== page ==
The rest of Farah's column is devoted to whining about a new SPLC piece on WND, which Farah claims "mixes misinformation, innuendo and outright lies to paint a picture of an extremist organization rather than what it admits is one of the most popular news organizations on the Internet." Farah then tried to rebut some of the article's alleged falsehoods, telling new lies in the process. For instance:

One of my board members is credited with joining me in an effort to revive the Sacramento Union, the daily newspaper I once ran, in 2004. Neither one of us was involved in any such effort.

The SPLC cites ConWebWatch for this claim, apparently taken from a 2007 article citing a Sacramento Business Journal article stating that " execs and contributors Richard Botkin and Farah" are on the advisory board if the Union revival.

In other words, Farah is lying through his teeth. Again.

Farah also complains:

SPLC attempts to link me with R.J. Rushdoony, whom it identifies as the “father of Christian Reconstructionism.” Yet, reconstructionists, including the late Rushdoony, all know or knew I do not subscribe to their theological views.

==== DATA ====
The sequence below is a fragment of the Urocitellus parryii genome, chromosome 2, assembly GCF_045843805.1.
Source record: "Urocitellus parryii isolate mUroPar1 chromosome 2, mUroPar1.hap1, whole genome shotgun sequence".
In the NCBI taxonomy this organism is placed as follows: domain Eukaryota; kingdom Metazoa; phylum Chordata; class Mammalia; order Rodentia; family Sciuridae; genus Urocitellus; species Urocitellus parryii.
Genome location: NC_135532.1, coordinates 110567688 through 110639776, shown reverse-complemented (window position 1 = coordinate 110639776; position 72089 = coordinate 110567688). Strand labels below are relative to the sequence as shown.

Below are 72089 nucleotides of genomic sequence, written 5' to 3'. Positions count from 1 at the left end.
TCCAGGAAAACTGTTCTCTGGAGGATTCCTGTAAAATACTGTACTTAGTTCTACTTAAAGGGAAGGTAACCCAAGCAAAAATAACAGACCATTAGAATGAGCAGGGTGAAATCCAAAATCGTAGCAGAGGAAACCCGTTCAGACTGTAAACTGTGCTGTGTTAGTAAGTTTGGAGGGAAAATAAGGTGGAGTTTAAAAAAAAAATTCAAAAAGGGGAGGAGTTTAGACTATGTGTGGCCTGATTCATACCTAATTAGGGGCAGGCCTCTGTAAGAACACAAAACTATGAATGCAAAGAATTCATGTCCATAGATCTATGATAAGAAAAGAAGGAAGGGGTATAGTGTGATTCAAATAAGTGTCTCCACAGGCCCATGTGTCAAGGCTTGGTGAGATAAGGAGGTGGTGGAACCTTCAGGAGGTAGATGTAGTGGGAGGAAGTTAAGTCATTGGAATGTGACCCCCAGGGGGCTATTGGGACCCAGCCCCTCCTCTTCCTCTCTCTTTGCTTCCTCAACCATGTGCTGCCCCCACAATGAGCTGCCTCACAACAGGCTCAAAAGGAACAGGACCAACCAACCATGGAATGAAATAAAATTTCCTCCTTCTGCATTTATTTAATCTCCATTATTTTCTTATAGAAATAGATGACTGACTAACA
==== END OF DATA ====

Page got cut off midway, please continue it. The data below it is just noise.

Farah seems to be trying to split hairs here. He doesn't explain what "theological views" of Rushdoony he does not "subscribe to," but it's clear that Farah moves in reconstructionist circles -- the two were both (and Farah may still be) members of the secretive right-wing group the Council for National Policy, and WND board member Wayne Johnson is also on the board of the Rushdoony-founded Chalcedon Foundation. And as ConWebWatch has documented, Farah does hold some reconstructionist views, like opposition to public education and the death penalty for moral crimes such as adultery.

Farah writes:

The article contends an organization I founded, Western Journalism Center, “was hit with a $2 million libel suit for promoting a ‘report’ suggesting that White House Deputy Counsel Vincent Foster had been the victim of foul play, rather than suicide. (The suit was later dismissed.)” No such lawsuit was ever filed – though the Bill Clinton White House did, in fact, order a highly publicized Internal Revenue Service audit of WJC as a result of the investigation.

The SPLC's wording on this is imprecise, which Farah is trying to take advantage of. The specific allegation appears to be that a WJC-published article by Christopher Ruddy claimed that the Park Police had staged the scene of Foster's death, which resulted in a lawsuit by one of the Park Police officers named in Ruddy's article. That is sourced to Dan Moldea's book "A Washington Tragedy: How the Death of Vincent Foster Ignited A Political Firestorm."Farah denounced Moldea's book in a 1998 column as a "journalistic con job" and, even worse, boring -- but he did not challenge Moldea's depiction of the lawsuit.